Ragu had joined the LTTE after being allured by the bravado claimed by the tigers during a cultural show in Batticaloa.  But with time he realized the hollowness of his decision. “Sometimes when small children used to come and voluntarily join the movement, I would give them cash and ask them to go back home,” Ragu, a sensitive soul according to many, said.

According to Captain Chanaka Weerasinghe, a rehabilitation officer, Ragu still has childish ways.

“He dressed as a Vedda at the fancy dress competition we organised for the Sinhala and Hindu New Year in April. The child in him sometimes comes out all of a sudden and then it feels as if he is trying to relive the childhood that he never had,” he said.

“His girl friend came to visit him once. Now he is looking forward to settling down after returning from Malaysia,” Captain Weerasinghe added.

The rehabilitation officers accompany those who go abroad for jobs to the airport. According to statistics from the Rehabilitation Commissioner’s Bureau over 50 rehabilitated persons have been facilitated with finding jobs abroad.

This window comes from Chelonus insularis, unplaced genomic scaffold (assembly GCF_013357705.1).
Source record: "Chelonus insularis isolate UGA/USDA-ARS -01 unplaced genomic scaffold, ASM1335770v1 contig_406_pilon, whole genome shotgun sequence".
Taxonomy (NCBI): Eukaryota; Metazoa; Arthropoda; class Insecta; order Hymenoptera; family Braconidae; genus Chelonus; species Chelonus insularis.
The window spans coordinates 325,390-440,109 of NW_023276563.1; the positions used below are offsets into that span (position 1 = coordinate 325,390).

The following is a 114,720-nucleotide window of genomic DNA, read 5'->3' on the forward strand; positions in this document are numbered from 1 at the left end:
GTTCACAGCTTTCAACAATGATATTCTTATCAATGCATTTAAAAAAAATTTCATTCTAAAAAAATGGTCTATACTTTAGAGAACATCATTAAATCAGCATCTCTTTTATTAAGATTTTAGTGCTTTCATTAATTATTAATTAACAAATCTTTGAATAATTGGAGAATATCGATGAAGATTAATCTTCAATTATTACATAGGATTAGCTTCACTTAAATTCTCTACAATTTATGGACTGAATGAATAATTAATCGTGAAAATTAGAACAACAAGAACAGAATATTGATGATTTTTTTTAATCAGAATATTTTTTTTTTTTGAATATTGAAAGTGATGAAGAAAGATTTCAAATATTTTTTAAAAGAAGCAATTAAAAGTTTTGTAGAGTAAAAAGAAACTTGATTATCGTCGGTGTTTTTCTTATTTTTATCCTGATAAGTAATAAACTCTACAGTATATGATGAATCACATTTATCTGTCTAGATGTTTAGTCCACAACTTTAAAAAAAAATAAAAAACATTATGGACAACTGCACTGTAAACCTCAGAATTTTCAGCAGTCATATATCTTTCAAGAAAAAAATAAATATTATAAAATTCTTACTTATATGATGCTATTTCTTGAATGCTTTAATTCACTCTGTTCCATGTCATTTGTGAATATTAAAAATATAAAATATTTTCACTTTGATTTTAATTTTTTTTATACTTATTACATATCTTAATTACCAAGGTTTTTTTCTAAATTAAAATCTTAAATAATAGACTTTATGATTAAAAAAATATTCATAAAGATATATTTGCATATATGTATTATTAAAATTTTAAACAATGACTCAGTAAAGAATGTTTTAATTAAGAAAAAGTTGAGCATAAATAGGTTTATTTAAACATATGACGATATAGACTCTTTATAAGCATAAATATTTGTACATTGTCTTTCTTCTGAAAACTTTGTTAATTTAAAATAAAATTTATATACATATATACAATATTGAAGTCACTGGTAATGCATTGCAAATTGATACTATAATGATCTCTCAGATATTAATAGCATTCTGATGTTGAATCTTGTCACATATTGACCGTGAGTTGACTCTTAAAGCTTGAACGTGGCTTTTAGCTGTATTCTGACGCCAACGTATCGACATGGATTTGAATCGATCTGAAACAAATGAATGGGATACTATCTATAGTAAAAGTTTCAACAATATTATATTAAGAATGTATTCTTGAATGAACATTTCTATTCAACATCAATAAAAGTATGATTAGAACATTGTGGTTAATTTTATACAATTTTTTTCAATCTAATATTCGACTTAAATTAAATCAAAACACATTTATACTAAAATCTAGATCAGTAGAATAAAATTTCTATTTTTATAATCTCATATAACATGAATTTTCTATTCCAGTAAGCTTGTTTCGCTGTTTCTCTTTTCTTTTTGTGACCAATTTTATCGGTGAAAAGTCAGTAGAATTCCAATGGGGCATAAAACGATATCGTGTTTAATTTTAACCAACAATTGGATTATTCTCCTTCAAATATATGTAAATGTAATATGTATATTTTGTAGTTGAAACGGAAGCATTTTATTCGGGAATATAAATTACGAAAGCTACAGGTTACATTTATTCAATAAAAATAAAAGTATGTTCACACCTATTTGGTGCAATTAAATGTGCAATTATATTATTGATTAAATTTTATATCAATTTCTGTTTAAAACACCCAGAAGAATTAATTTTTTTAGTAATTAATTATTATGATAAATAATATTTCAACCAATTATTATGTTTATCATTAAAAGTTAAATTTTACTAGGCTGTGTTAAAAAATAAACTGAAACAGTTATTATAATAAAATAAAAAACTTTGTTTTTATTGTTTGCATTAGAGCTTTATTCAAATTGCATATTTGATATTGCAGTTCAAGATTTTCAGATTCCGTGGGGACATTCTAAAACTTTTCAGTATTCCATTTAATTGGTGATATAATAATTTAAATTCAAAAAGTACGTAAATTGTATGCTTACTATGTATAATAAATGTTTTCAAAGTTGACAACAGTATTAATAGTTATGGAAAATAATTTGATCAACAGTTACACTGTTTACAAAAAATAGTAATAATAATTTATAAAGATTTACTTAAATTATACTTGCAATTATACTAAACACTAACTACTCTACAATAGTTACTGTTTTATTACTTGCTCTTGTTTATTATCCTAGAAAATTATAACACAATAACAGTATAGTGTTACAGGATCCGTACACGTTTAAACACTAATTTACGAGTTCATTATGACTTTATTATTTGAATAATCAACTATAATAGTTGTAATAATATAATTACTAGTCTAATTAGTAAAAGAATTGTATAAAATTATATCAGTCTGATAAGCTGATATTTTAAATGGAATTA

Catch up Education

While many are encouraged to find jobs after rehabilitation, steps will be taken to provide ‘catch up education facilities’ for younger children, who are keen to pursue formal studies.

“There is one promising child who was trained as a Black tiger.  He was an orphan living in the Senchollai orphanage. He was allowed to continue with his education but was given weapons training intermittently during school holidays. He was captured by intelligence officers when he was sent to Vavuniya on a suicide mission. He had just sat for his Ordinary Level exams. He had learnt that his exam results had just come out, while on his way to the suicide mission,” Captain Weerasinghe said.

Now the Bureau of the Rehabilitation Commissioner General is taking steps to help this bright spark, restart his advance level studies.

“He had succeeded in scoring a B for mathematics in his OL’s despite being shifted from place to place and his education being interrupted by intermittent training periods. The Commissioner General is keen on getting him into a good school in Colombo, where he will be given all the facilities to proceed with his ALs,” Captain Weerasinghe added.